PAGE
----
Hand in Hand

May 24, 2019 by J-Wire Newsdesk
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Dr A. Abdel-Rahman and Prof. Esti Galili-Weisstub have discussed their groundbreaking projects connecting communities in Israel and Palestine at the Hand in Hand dinner in Sydney.


Communities from different faiths gathered together to hear how to create meaningful, sustainable peaceful relationships and combat prejudice at the Project Rozana Hand in Hand fundraising dinner.

The conversation between Prof Galili-Weisstub, Professor of Paediatric Psychology, and A. Abdel-Rahman, Director of the Green Land Society for Health Development in Hebron was attended by key community representatives such as David Gonski, Jihad Dib MP, Professor Dame Marie Bashir AD CVO and Dr Jamal Rifi.

Chaired by respected journalist and broadcaster Hugh Riminton, the evening was MC’d by comedian and actor Rob Shehadie and supported by event patrons David Gonski and Jihad Dib MP.

Project Rozana’s projects provide groundbreaking person-to-person connections across religion, faith and cultures in one of the world’s most entrenched conflict zones. Two such programs led by the visiting speakers Dr A. Abdel-Rahman and Prof Galili-Weisstub are:

  • Road to Recovery, a volunteer network transporting critically ill Palestinian kids through checkpoints to treatment.
  • The Binational School of Psychotherapy, a training program and proposed school to support, connect and train Israeli and Palestinian child psychologists in the most current clinical approaches to treating children suffering from PTSD.

Hugh Riminton, Dr Jamal Rifi, Zeina Abdulhadi, H.E Izzat Abdulhadi, Ron Finkel, Dr A. Abdel-Rahman and Prof Galili-Weisstub

Palestinian health professionals are working hand-in-hand with their Israeli counterparts and many Palestinian doctors, nurses and other healthcare providers are being given the opportunity to train in Israel and return home to build the health capacity of their communities. As communities across the world grapple with the impact of extremism and prejudice, these grassroots, human-centred projects provide a powerful model to build understanding anywhere.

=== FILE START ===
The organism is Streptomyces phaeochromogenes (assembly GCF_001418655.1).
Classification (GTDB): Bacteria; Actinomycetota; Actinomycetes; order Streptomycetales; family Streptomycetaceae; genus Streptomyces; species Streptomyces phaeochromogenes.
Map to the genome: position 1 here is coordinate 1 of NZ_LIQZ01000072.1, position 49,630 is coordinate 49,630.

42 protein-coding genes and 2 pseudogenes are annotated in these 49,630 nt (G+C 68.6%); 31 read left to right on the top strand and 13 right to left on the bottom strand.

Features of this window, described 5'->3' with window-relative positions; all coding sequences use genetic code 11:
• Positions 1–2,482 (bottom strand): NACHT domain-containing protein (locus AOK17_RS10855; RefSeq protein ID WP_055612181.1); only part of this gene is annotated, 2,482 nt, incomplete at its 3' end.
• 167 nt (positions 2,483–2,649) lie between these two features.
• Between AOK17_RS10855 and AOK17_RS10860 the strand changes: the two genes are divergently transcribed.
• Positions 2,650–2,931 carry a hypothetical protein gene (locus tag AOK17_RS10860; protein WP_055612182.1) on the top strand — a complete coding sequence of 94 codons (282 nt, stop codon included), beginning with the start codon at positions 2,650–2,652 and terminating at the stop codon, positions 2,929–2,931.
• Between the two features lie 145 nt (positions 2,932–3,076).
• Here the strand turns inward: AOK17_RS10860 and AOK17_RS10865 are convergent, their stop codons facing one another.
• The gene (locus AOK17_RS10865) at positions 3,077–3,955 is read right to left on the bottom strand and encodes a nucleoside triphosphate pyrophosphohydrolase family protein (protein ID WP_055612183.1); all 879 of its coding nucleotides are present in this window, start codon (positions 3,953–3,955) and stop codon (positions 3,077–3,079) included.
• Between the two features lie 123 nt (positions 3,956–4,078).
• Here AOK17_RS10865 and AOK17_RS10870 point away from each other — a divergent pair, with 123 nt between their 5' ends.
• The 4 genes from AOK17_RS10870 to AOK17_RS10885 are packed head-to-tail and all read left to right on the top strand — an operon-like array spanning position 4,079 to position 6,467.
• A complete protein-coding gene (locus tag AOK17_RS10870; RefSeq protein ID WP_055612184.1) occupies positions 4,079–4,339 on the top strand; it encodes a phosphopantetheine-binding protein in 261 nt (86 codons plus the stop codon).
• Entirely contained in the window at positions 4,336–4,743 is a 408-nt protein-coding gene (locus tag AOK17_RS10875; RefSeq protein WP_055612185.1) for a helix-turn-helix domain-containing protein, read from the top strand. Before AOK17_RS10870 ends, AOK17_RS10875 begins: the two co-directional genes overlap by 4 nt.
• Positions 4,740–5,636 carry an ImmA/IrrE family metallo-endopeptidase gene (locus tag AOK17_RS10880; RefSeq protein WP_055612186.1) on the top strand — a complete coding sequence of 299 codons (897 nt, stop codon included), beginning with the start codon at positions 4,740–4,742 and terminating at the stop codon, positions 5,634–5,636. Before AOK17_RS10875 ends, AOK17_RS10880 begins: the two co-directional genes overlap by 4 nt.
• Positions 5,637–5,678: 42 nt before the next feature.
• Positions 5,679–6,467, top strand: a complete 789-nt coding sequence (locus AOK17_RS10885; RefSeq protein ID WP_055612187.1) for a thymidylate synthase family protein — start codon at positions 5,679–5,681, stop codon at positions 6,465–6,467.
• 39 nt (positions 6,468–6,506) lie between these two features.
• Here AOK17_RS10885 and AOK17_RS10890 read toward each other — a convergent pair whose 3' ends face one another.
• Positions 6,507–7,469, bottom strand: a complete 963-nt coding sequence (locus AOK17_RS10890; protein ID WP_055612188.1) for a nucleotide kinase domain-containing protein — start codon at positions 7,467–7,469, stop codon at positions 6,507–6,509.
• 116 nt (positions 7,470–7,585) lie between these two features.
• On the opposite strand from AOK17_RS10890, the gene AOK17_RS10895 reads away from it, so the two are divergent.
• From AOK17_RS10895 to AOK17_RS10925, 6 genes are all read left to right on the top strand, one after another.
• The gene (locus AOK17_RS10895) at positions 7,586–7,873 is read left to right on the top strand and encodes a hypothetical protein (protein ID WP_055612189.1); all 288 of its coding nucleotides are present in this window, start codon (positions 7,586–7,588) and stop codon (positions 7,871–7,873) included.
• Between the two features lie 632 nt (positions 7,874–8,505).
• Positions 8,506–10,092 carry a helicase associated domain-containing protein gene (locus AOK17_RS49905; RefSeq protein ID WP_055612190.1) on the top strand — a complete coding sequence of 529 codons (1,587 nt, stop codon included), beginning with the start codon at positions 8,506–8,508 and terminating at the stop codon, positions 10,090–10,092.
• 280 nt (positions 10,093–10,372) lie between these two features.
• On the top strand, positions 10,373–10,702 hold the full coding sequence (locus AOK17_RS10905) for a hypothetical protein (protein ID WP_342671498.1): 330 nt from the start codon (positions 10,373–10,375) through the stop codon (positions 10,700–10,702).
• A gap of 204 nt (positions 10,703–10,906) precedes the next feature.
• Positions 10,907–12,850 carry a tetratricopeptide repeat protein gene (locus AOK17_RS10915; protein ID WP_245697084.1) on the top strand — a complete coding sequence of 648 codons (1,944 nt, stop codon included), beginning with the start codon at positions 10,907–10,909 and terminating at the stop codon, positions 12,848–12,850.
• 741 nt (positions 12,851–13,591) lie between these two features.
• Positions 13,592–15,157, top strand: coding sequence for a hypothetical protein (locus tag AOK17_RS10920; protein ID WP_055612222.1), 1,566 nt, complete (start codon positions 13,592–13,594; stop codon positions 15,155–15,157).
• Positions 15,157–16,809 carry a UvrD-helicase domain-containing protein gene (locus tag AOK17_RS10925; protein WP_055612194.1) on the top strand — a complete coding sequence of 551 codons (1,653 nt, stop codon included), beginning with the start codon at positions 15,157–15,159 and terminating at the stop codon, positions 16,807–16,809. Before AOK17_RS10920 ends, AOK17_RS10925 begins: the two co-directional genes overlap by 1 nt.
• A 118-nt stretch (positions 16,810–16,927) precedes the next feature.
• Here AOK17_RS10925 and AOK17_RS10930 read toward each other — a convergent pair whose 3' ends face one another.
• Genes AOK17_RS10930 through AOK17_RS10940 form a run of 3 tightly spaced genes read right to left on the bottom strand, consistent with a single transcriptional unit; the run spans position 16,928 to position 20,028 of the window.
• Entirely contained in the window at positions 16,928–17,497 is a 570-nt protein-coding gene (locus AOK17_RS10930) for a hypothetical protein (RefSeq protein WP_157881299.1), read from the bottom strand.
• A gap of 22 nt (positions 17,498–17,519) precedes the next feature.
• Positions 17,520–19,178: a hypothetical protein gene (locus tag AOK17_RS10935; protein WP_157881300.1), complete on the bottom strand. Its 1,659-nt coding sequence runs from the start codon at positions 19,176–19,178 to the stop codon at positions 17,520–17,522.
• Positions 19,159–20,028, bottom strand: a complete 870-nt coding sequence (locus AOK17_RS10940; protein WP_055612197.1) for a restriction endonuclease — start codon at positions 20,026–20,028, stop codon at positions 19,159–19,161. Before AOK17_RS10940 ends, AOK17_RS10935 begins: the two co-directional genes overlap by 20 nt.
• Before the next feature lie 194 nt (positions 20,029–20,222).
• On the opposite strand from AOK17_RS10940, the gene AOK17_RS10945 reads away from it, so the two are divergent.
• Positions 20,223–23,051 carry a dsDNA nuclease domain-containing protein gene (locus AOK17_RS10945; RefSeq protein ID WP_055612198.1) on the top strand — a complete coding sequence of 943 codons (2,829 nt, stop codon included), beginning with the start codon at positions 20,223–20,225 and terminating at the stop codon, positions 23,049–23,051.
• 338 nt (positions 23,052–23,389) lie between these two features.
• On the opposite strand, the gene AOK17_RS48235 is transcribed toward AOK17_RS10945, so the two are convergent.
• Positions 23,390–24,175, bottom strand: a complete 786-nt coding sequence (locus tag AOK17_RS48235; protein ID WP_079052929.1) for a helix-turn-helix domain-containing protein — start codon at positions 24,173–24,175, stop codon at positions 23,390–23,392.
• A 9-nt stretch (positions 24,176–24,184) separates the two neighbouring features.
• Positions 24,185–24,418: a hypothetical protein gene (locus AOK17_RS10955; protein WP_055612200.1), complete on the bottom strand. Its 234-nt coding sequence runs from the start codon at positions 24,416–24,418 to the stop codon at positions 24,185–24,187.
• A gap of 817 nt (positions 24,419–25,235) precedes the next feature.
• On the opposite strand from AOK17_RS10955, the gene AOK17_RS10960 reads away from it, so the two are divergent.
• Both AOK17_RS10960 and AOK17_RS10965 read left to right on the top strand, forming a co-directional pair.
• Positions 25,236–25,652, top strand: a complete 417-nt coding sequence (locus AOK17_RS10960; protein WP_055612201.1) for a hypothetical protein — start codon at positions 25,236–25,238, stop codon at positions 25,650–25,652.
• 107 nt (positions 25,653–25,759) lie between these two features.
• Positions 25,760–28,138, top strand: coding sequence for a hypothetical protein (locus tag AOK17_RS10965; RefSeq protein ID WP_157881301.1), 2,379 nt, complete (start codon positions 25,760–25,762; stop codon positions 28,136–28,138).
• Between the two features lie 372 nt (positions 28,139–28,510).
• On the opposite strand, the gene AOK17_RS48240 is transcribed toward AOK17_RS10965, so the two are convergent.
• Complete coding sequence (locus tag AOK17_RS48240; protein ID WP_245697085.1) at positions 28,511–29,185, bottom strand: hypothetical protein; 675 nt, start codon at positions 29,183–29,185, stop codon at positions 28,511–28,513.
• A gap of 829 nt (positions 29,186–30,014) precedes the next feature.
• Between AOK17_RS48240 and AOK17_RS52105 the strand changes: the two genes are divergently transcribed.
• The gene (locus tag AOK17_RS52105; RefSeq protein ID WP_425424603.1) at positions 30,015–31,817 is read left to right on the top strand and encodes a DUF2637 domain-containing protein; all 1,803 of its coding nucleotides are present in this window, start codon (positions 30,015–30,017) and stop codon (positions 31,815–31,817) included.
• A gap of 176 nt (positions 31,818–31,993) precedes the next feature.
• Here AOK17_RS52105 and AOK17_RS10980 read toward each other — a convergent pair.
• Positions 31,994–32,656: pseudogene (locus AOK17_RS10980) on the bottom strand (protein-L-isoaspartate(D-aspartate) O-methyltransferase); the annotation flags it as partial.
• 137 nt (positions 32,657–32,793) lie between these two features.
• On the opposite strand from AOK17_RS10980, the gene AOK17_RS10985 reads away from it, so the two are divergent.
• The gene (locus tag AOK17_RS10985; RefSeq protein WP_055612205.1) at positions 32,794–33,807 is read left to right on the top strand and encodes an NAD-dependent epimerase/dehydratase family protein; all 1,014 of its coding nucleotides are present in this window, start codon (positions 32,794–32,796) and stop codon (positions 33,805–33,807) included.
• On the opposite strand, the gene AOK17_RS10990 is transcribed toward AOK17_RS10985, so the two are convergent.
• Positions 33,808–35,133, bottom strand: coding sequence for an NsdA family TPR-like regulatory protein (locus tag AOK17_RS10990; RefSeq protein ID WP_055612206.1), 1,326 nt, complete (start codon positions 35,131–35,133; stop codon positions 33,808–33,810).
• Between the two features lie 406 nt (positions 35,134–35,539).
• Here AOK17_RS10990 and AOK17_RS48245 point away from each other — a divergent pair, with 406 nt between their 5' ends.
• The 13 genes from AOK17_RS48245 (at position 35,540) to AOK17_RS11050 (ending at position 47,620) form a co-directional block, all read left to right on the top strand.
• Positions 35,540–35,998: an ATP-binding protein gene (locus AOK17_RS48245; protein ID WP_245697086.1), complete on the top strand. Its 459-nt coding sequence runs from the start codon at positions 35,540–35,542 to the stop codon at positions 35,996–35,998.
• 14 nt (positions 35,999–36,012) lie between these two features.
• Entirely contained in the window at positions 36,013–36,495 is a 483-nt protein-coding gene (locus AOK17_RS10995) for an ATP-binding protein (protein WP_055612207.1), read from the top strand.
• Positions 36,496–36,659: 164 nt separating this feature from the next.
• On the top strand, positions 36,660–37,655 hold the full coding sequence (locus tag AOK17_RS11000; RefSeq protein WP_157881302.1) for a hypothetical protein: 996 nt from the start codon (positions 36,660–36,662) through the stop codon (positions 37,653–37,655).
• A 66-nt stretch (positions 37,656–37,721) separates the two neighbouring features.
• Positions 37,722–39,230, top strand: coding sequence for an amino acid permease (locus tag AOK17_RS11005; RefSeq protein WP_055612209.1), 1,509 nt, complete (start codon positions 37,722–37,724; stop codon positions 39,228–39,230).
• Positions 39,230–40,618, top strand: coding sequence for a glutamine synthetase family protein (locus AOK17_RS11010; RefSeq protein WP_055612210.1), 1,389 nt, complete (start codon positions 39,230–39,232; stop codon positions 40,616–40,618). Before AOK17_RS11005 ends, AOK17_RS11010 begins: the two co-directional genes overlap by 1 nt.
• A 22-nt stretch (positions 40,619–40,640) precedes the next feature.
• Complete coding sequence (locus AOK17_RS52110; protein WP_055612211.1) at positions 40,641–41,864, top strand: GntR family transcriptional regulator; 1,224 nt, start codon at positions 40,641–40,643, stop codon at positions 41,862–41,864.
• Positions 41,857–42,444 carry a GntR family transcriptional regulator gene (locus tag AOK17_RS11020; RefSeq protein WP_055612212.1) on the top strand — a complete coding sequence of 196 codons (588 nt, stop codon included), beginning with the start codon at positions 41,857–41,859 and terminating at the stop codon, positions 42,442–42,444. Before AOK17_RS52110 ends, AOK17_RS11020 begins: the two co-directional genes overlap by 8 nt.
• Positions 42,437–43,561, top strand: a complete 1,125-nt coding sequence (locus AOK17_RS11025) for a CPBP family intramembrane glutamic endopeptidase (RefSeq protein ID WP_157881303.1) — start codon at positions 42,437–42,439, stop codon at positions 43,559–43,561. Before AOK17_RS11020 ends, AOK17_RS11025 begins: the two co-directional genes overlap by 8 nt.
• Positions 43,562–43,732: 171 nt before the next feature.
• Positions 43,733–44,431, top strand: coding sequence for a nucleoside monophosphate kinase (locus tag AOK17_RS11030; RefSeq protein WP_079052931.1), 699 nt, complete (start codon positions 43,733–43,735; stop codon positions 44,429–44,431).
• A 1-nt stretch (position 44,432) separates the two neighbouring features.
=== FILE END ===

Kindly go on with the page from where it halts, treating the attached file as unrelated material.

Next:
Project Rozana is an international organisation, based in Melbourne, that works with Israelis and Palestinians to provide healthcare training, treatment and transport – building hope from the bottom up through people-to-people connections that repair health and spirits in this decades-long conflict. Launched in 2013, Project Rozana was inspired by the remarkable story of survival of a young Palestinian girl, Rozana Salawhi. Watch her story here.

Ruth Rosen, David Gonski, Prof Dame Marie Bashir, David Gonski Ron Finkel and Prof Galili-Weisstub

Chairman of Project Rozana Ron Finkel said: There are few things more inspiring than a community rallying around a child facing a life-threatening health issue. What the Project Rozana Hand-In-Hand dinner demonstrated is that Australians from all walks of life are prepared to unite in support of our work to build bridges between Israelis and Palestinians through health.

Ron Finkel, as President of Hadassah Australia, uncovered Maysa’s story. In by-passing the West Bank health services, she raised an uncomfortable truth for Israelis and Palestinians. That is the glaring difference in the standard of health care between the two communities, despite their physical closeness. For Ron, it was time to act.
It was not enough that Rozana was alive because of her mother’s fierce determination to put the life and well-being of her child on the line. It was time to level the playing field, to expose to a wider audience the willingness of the Israeli healthcare system and its practitioners to provide practical support to their equally willing Palestinian colleagues.
Project Rozana didn’t bring the sides together or compel the Israelis to act. Nor did it bang heads in the Palestinian health system to accept an offer of help.
What Project Rozana did was to open the curtain on an area of society that has for too long been closed. Shrill, uninformed voices of hate viewed any form of coexistence as a stunt or worse.

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